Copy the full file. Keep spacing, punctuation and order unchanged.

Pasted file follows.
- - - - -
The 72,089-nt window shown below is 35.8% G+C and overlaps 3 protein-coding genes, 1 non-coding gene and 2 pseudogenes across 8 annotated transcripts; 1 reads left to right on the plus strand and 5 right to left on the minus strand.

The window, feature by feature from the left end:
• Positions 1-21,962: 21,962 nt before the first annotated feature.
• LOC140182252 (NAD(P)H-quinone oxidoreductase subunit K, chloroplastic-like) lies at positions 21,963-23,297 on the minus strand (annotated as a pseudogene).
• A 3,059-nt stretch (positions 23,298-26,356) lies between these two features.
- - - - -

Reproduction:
The 72,089-nt window shown below is 35.8% G+C and overlaps 3 protein-coding genes, 1 non-coding gene and 2 pseudogenes across 8 annotated transcripts; 1 reads left to right on the plus strand and 5 right to left on the minus strand.

The window, feature by feature from the left end:
• Positions 1-21,962: 21,962 nt before the first annotated feature.
• LOC140182252 (NAD(P)H-quinone oxidoreductase subunit K, chloroplastic-like) lies at positions 21,963-23,297 on the minus strand (annotated as a pseudogene).
• A 3,059-nt stretch (positions 23,298-26,356) lies between these two features.